―we’d be talking about her the way we talk about Bruce Nauman today.‖ Speaking of her own period of expertise. it is notflat at the top—the level of department chairs.‖ She adds. and Maya Lin. and everywhere. who have done breakthrough work. Says Prather. On the contemporary front.‖ And the museums have not been slow to take note. women’s presence in the art world is much healthier than it was 30 years ago. ―So there’s a whole new curriculum. conditions seem to have evolved to the point where a worthy woman artist has as much access as a man. curator of contemporary art at the Carnegie Museum of Art in Pittsburgh. Sherman. ―Survey books now include women artists who simply weren’t recognized before.‖ And yet.education understood to include everything that happens to us from the moment we enter this world of meaningful symbols. ―I don’t know whether resuscitating people like Berthe Morisot matters as much as showing artists like Cindy Sherman.‖ Spector believes that if Eva Hesse had lived longer. she notes. says Nancy Spector. the Renaissance. male artists can still claim the lead. acquisitions.‖ Prather wonders.‖ Ultimately Nochlin’s essay and the work of other art historians have sparked broad revisions in scholarship and teaching. signs and signals. Barbara Kruger. museum directors. Rutgers University art historian Rona Goffen notes that it was virtually impossible for a female Michelangelo to emerge: ―Women did not have the opportunity to be trained as artists or to apprentice with a master. deans. with very few exceptions. ―Do women here in New York have the same kind of access that men do? It’s hard to argue that they don’t. ―We can’t ask that question today of contemporaries. the situation is ―provable in museum exhibitions. That’s still the old-time boys’ club. ―on the whole. and Adrian Piper. And this situation prevailed—if not through systems of apprenticeship.‖ But a few women artists do crop up repeatedly in dancing around the notion: most notably Bourgeois. then through limited access to art classes in general and life drawing in particular—through the end of the 19th century. Says Rosenblum: ―I would put my hand in the fire for Jenny Saville. and also in the publishing record of contemporary art—that is. As Laura Hoptman. in terms of acquisitions and exhibitions and auction prices. observes. curator of contemporary art at the Guggenheim.‖ she explains. Louise Lawler. There are so many excellent women who have risen to the top. Mariko Mori.‖ says Goffen. Nevertheless. Hickey points out that while ―in academia. And what of female ―geniuses‖ emerging in our own midst? Most observers are reluctant to name names. As for equality today. the playing field is relatively flat. in museums. and Cindy Sherman. It’s not legitimate with careers that aren’t done.‖ and that clearly affects women’s stature. the monographs that are .

exchange ideas. and Elizabeth Murray. that ―is not only about artists who make good work but women who are blue-chip.‖ She notes two or three such groups that have been controlled by women in the last 20 years: the British gang.‖ But. and another. Not what proportion of women are artists. what schools she went to. gang.‖ she points out. Susan Rothenberg.‖ She then adds to this ―blue-chip‖ list Nan Goldin. Caterina Severding (who’s hugely influential and valuable in Europe). Cecily Brown. but where she lived. empirical statistics that you can check. curated a 1998–99 exhibition at the Los Angeles County Museum of Art on Yayoi Kusama.‖ Another way to look at success. noting that she’s having a major retrospective at Chicago’s Museum of Contemporary Art. ―about the ability to gain exhibition possibilities and access to a larger audience has a lot to do with gangs— clusters of people who spend time together. Heiss notes. explains how she tried to think of different ―structural ways‖ to consider the status of women today and how to evaluate it. pioneering founder and director of New York’s P. Tracey Emin. Hoptman emphasizes. Those are conventional temperature-taking devices. ―My theory. Annette Messager.S. Alanna Heiss. Cindy Sherman. whom she calls ―a great. great artist. not as a monolithic story that has to be told and retold. as well as Hesse. the change in women’s status also ―has to do with the very changed ways we look at our field. explains how working with Kusama was so much about ―seeing a Japanese woman artist in the most macho culture possible—New York. and Mona Hatoum (―And think how powerful that gang is. ―One was through financial power and one was through social clusters—those were two factors. Sam Taylor-Wood.‖ Heiss says. opening in February 2004.‖ Heiss says. and of course now she’s been reinserted. but as a series of stories. exhibit together. Pat Steir. ―We’re talking about people who have an active command of financial resources in the art community. and that was enormously important. Kiki Smith. 1 Contemporary Art Center.‖ . who. ―not a prime-time gang. Whiteread.‖ Hoptman. The economic issue involves not just how much people earn for their work but how much they pay to make their art. which includes Sarah Lucas. little. who she was hanging out with. whether it was a commission—all of those wonderful things that are now necessary to think about when you look at art.‖ She includes here ―Marina Abramovic (because of the cost involved in production of her pieces—she’s able to command sums to produce pieces that would not have been thinkable in the 1970s). Pipilloti Rist.‖ she says). Taylor-Wood. Rachel Whiteread. ―I’ve put together a list. and Bourgeois.‖ Besides Kusama. is in terms of gangs. You look at the object in the context of the moment in which it is produced—not only who produced it and what she was thinking. She was excised from the history of art. whether she was rich or poor. with Lynn Zelevansky.generated by women and about women. Ann Hamilton. circa 1960.‖ She recalls how ―Kusama used her craziness to scare the pants off everybody.‖ Hoptman mentions Lee Bontecou. whether she was making work for her boudoir or was going to sell it. work together.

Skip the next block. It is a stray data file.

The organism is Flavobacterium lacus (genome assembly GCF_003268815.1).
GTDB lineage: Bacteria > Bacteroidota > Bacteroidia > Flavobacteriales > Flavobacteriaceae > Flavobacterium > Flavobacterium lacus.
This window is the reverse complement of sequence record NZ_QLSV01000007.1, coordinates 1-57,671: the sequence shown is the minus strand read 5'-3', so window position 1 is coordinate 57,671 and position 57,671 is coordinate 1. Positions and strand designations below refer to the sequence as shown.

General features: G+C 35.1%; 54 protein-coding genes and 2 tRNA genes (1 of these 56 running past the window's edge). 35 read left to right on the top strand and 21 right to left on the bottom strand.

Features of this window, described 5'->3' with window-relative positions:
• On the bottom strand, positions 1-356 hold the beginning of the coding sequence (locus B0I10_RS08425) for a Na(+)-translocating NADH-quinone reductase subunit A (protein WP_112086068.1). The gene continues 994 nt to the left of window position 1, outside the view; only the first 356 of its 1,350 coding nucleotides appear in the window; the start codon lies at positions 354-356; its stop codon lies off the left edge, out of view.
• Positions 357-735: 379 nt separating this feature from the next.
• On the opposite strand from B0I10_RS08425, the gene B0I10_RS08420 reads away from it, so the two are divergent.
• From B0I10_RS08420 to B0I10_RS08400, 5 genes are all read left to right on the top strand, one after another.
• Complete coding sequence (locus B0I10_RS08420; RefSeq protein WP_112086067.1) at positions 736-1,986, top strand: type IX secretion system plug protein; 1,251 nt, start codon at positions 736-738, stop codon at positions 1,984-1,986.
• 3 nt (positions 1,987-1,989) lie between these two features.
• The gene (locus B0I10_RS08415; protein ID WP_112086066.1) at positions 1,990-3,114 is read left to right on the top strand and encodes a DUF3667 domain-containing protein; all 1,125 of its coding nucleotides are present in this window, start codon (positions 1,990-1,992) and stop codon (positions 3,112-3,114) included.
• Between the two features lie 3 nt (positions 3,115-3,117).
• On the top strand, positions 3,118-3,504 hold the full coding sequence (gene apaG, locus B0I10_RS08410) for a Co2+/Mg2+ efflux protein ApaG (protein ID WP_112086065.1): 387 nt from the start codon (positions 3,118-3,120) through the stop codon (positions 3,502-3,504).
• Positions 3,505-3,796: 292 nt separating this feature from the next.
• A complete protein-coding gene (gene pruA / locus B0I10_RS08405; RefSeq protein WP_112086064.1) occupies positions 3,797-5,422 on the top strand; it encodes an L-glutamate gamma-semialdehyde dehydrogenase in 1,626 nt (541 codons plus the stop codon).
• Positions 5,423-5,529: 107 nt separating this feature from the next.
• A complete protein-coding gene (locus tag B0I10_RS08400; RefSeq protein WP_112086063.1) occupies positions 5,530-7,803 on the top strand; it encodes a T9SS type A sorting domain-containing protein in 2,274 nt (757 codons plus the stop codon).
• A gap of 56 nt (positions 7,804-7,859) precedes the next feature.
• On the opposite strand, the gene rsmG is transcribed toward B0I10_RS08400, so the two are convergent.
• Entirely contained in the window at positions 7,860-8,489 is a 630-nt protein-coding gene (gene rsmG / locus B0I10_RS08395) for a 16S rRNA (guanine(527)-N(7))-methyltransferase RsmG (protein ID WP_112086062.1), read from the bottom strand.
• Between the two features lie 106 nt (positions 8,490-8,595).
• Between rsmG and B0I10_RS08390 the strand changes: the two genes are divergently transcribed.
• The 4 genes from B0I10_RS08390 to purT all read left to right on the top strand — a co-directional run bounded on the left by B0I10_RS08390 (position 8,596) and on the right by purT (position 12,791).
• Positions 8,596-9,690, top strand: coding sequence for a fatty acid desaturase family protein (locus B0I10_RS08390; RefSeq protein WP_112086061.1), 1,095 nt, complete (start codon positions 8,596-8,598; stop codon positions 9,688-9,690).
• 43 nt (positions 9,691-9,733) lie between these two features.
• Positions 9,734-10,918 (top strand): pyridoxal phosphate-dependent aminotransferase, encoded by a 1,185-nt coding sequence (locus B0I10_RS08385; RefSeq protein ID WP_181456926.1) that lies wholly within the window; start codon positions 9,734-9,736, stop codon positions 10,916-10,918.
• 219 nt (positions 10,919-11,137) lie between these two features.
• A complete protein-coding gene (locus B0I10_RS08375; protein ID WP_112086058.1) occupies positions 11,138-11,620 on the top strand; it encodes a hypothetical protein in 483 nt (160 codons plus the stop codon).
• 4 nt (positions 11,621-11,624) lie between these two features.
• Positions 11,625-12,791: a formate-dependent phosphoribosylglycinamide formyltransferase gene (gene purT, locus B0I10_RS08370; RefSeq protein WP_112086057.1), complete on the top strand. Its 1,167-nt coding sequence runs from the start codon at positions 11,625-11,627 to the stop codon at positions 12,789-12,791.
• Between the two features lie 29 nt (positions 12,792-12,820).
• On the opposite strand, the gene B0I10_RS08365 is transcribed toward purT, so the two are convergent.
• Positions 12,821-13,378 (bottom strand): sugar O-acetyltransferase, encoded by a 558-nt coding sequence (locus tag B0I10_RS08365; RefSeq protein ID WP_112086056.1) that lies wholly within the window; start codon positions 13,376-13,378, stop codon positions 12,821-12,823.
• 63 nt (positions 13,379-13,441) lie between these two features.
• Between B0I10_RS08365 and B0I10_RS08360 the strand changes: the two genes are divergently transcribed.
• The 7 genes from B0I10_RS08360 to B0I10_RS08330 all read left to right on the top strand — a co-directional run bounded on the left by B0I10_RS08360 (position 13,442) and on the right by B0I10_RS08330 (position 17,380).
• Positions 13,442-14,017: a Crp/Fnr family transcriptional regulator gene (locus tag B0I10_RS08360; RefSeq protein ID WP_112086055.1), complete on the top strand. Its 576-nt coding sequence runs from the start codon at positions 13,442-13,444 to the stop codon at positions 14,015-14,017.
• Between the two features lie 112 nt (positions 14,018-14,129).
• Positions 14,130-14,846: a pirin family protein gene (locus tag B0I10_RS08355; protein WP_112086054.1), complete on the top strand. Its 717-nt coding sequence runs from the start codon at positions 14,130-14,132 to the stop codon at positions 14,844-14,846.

But as Nancy Spector reminds us. ―There are generations of younger women artists who don’t necessarily recognize or understand the struggles that previous generations fought. . ―But then you look at the original Great Girl artists who were completely nongang-related and you have Bourgeois and Kusama. the studios and the museums—it seems we are approaching a level playing field. Ann Landi is a contributing editor of ARTnews.‖ Heiss observes. ―There was a New York branch and a British branch—girls taking photographs of girls. we’ve come a long way.consisting of artists like Rineke Dijkstra and Anna Gaskell. generally in adolescence.‖ So on every front—in the academy and the marketplace.‖ Clearly.